Why do we backpack?by Bryan
05/09/2010 02:58:49 P.M.
I gave this article out during our Backpacking 101 class. I think it is a very interesting look at the nature of humans in the outdoors. We all have our own vocalized reasons for being a backpacker... but perhaps there is more to it...
Why do we backpack? Or for that matter, why do we go outside the city at all? It seems like the people who go outdoors have an instinctive need to be there. If they don t they seem to be fairly certain they will go insane. But not everyone really cares or wants wilderness or solitude. Some people are terrified with the idea. Some people are terrified with the idea of there not being any wilderness at all.
With the creation of wilderness areas, there is always resistance. People with short term interests abhor the idea of locking away land that can be used in the here and now. Tree huggers, fern feelers, bird watchers and other assorted nature lovers can never seem to put their finger on why they want wilderness. The concept is like a slippery grape seed.
Edward Abbey had a nice explanation for wilderness, it is Because we like the smell of danger, because we like the taste of freedom . Yes, freedom and danger can be combined, a lot of people like to anyway. You can't have some danger without the freedom to experience it and if the danger is dulled by the lack of freedom it just changes the type of danger. Freedom itself is dangerous in its own ways to some people as Ed surely knew.
Aldo Leopold said ...too much safety seems to yield only danger in the long run. Perhaps this is behind Thoreau s dictum: In wildness is the salvation of the world. Perhaps this is the hidden meaning in the howl of the wolf, long known among mountains but seldom heard among men. Ahh, Aldo, you re the man! But why doesn t everybody hear the howl of the wolf and feel their blood stir with excitement in anticipation of the wilderness?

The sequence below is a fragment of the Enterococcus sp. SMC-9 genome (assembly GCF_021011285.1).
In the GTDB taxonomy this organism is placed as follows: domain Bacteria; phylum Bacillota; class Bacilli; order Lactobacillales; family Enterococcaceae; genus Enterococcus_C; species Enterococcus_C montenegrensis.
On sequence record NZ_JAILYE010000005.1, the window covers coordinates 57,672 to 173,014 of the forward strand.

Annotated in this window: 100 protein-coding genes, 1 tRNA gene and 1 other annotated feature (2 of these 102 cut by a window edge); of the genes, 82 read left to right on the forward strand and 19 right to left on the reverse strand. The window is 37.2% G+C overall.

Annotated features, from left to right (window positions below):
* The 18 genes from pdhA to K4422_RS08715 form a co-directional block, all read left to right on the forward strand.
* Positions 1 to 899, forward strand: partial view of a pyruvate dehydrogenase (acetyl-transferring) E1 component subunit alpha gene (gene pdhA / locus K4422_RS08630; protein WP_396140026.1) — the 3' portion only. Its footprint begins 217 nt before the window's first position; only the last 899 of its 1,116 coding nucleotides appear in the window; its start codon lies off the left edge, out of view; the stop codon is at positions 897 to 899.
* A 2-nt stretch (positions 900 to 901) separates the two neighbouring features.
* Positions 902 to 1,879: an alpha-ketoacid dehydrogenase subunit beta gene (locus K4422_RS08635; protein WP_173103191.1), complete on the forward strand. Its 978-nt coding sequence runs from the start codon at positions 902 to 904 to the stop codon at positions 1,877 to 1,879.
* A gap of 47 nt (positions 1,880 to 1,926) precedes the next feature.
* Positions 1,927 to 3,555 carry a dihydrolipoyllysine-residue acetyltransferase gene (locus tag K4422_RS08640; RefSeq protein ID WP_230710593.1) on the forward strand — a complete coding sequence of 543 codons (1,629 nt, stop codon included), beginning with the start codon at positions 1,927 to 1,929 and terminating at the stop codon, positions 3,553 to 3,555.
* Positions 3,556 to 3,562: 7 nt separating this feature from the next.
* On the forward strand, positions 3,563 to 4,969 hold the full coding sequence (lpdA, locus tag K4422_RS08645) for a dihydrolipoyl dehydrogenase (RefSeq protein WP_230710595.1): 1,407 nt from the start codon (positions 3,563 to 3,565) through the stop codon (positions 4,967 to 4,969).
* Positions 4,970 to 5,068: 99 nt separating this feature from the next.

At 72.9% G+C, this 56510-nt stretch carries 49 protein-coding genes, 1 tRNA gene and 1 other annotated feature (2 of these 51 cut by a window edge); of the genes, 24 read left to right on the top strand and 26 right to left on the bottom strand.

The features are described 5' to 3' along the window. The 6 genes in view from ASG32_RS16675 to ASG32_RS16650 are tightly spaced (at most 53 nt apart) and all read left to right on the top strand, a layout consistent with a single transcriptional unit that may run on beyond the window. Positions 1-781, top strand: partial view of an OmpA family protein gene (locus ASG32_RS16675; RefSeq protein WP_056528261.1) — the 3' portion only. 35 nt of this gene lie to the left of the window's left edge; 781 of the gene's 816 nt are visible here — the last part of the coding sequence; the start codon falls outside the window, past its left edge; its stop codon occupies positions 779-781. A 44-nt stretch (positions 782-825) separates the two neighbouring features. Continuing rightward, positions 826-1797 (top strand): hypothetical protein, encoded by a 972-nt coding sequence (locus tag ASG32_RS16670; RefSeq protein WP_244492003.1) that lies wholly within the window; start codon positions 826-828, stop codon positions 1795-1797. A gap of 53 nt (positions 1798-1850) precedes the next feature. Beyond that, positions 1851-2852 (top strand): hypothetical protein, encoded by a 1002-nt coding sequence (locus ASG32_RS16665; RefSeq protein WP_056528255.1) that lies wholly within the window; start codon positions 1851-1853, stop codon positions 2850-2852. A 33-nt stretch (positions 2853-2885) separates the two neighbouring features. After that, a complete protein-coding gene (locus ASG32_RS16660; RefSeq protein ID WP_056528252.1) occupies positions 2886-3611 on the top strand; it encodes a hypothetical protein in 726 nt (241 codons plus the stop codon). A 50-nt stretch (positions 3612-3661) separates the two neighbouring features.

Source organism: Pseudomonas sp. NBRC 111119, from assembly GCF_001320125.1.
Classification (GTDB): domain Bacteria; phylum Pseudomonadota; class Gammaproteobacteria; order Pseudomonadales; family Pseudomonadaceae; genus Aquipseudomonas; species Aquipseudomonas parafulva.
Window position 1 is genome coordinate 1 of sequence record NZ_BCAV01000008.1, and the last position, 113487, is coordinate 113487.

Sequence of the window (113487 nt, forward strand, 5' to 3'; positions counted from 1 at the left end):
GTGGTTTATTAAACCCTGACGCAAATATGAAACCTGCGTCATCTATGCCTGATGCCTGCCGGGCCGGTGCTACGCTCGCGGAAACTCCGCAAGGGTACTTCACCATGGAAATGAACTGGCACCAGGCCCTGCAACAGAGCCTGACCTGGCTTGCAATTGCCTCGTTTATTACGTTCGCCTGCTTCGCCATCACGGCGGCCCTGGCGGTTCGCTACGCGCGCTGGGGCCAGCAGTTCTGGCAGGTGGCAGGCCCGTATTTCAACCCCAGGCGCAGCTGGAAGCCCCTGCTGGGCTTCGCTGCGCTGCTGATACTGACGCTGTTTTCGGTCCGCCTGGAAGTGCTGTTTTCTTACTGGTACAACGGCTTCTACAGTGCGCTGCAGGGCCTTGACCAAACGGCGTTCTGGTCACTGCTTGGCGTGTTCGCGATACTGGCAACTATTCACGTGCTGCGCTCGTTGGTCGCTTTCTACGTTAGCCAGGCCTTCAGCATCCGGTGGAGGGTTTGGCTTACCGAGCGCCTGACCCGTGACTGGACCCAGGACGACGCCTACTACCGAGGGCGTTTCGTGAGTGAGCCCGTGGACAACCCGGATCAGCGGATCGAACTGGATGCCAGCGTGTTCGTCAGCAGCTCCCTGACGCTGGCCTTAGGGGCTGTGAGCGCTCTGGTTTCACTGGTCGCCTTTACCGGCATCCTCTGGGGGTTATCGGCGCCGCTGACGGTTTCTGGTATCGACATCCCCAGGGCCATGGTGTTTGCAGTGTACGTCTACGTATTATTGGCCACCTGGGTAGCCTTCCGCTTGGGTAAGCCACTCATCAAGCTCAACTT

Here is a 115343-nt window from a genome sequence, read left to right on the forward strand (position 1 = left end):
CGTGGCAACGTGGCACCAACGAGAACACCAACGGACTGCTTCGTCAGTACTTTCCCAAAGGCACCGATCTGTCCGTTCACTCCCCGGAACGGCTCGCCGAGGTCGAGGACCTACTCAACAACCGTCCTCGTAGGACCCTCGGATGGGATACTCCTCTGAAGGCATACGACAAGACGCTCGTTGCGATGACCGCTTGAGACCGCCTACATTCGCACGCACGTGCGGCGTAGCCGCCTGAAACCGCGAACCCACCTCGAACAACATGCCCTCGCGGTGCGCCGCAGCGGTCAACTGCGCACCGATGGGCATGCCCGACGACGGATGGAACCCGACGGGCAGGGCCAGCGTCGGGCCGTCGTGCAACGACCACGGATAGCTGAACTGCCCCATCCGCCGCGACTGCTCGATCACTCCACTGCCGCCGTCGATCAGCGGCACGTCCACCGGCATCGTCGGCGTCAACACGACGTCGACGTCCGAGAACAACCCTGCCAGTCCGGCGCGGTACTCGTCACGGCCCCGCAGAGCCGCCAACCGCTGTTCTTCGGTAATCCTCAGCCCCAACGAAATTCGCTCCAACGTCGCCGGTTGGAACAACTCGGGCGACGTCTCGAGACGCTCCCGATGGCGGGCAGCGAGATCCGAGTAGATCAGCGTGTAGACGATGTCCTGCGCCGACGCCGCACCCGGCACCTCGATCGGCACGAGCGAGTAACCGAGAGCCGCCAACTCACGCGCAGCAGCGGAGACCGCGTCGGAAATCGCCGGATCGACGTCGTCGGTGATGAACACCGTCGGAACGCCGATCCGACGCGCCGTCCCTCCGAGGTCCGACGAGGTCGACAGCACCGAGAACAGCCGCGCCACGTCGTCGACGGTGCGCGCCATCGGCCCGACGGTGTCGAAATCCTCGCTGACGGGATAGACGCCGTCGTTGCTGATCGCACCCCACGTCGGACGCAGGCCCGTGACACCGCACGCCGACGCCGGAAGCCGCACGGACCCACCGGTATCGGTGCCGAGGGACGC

Perhaps television and concrete and electricity and booze and crack and violence and apathy and urban fear are enough for free people. I contend though, that once someone is introduced to wilderness, to the concepts (there are many) and freedom of being in a place where there is no electri-city, things will change. Thoreau was right, in wildness does lie the salvation of the world - in the balance between the city and the wilderness and the tree huggers and loggers.
The more people that get outside in the wilderness the more people will like it, I can guarantee that. We need to get more people hooked on pine, not heroin or TV. Take someone out in the wilderness who has never been there. Be gentle, but do take them out and introduce them. Don't hide your favorite backcountry spot, take friends there, or shout it out on the net. The more people in the backcountry the better. There really is plenty of room out there.
There is a need among the folks who do journey outside the city, and perhaps the need is there in the people that don t, they just don't realize the wilderness will cure that achy feeling. Perhaps wilderness isn t the best solution, but it s worth a shot. To take the freedom of the wilderness for granted is to risk losing it - a dangerous thing indeed.
Thanks to thebackpacker.com posting the article here.